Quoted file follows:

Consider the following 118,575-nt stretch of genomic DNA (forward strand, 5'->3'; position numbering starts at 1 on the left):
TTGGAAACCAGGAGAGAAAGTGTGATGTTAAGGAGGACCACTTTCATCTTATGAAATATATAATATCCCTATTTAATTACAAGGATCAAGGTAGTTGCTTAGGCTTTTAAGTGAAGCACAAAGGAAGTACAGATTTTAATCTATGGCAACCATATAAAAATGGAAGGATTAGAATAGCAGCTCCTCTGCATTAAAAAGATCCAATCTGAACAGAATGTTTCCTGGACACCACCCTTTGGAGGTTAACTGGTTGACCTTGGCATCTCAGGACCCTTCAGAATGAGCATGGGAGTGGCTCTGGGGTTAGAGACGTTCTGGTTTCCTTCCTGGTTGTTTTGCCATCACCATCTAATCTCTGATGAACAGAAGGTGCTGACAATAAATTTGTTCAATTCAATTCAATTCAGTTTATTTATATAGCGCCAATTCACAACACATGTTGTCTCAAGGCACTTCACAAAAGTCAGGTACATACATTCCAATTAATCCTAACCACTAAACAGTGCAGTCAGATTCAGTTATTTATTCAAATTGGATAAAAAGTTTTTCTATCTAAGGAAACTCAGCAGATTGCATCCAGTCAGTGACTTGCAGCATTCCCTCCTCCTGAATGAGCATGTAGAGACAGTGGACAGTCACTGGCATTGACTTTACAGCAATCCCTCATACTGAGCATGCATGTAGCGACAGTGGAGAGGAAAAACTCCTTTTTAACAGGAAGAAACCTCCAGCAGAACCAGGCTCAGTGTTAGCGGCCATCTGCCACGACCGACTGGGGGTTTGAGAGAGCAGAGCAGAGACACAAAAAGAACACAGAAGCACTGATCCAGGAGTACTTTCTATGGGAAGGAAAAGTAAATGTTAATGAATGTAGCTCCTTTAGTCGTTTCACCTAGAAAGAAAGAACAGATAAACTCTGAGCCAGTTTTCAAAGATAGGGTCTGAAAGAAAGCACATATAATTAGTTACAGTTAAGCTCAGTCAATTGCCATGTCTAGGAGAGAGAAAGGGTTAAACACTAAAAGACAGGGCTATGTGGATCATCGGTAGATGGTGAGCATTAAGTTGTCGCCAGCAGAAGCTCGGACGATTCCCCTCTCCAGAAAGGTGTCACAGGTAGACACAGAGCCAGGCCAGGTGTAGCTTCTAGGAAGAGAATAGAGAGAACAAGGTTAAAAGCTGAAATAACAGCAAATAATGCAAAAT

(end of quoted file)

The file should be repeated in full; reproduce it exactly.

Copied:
Consider the following 118,575-nt stretch of genomic DNA (forward strand, 5'->3'; position numbering starts at 1 on the left):
TTGGAAACCAGGAGAGAAAGTGTGATGTTAAGGAGGACCACTTTCATCTTATGAAATATATAATATCCCTATTTAATTACAAGGATCAAGGTAGTTGCTTAGGCTTTTAAGTGAAGCACAAAGGAAGTACAGATTTTAATCTATGGCAACCATATAAAAATGGAAGGATTAGAATAGCAGCTCCTCTGCATTAAAAAGATCCAATCTGAACAGAATGTTTCCTGGACACCACCCTTTGGAGGTTAACTGGTTGACCTTGGCATCTCAGGACCCTTCAGAATGAGCATGGGAGTGGCTCTGGGGTTAGAGACGTTCTGGTTTCCTTCCTGGTTGTTTTGCCATCACCATCTAATCTCTGATGAACAGAAGGTGCTGACAATAAATTTGTTCAATTCAATTCAATTCAGTTTATTTATATAGCGCCAATTCACAACACATGTTGTCTCAAGGCACTTCACAAAAGTCAGGTACATACATTCCAATTAATCCTAACCACTAAACAGTGCAGTCAGATTCAGTTATTTATTCAAATTGGATAAAAAGTTTTTCTATCTAAGGAAACTCAGCAGATTGCATCCAGTCAGTGACTTGCAGCATTCCCTCCTCCTGAATGAGCATGTAGAGACAGTGGACAGTCACTGGCATTGACTTTACAGCAATCCCTCATACTGAGCATGCATGTAGCGACAGTGGAGAGGAAAAACTCCTTTTTAACAGGAAGAAACCTCCAGCAGAACCAGGCTCAGTGTTAGCGGCCATCTGCCACGACCGACTGGGGGTTTGAGAGAGCAGAGCAGAGACACAAAAAGAACACAGAAGCACTGATCCAGGAGTACTTTCTATGGGAAGGAAAAGTAAATGTTAATGAATGTAGCTCCTTTAGTCGTTTCACCTAGAAAGAAAGAACAGATAAACTCTGAGCCAGTTTTCAAAGATAGGGTCTGAAAGAAAGCACATATAATTAGTTACAGTTAAGCTCAGTCAATTGCCATGTCTAGGAGAGAGAAAGGGTTAAACACTAAAAGACAGGGCTATGTGGATCATCGGTAGATGGTGAGCATTAAGTTGTCGCCAGCAGAAGCTCGGACGATTCCCCTCTCCAGAAAGGTGTCACAGGTAGACACAGAGCCAGGCCAGGTGTAGCTTCTAGGAAGAGAATAGAGAGAACAAGGTTAAAAGCTGAAATAACAGCAAATAATGCAAAAT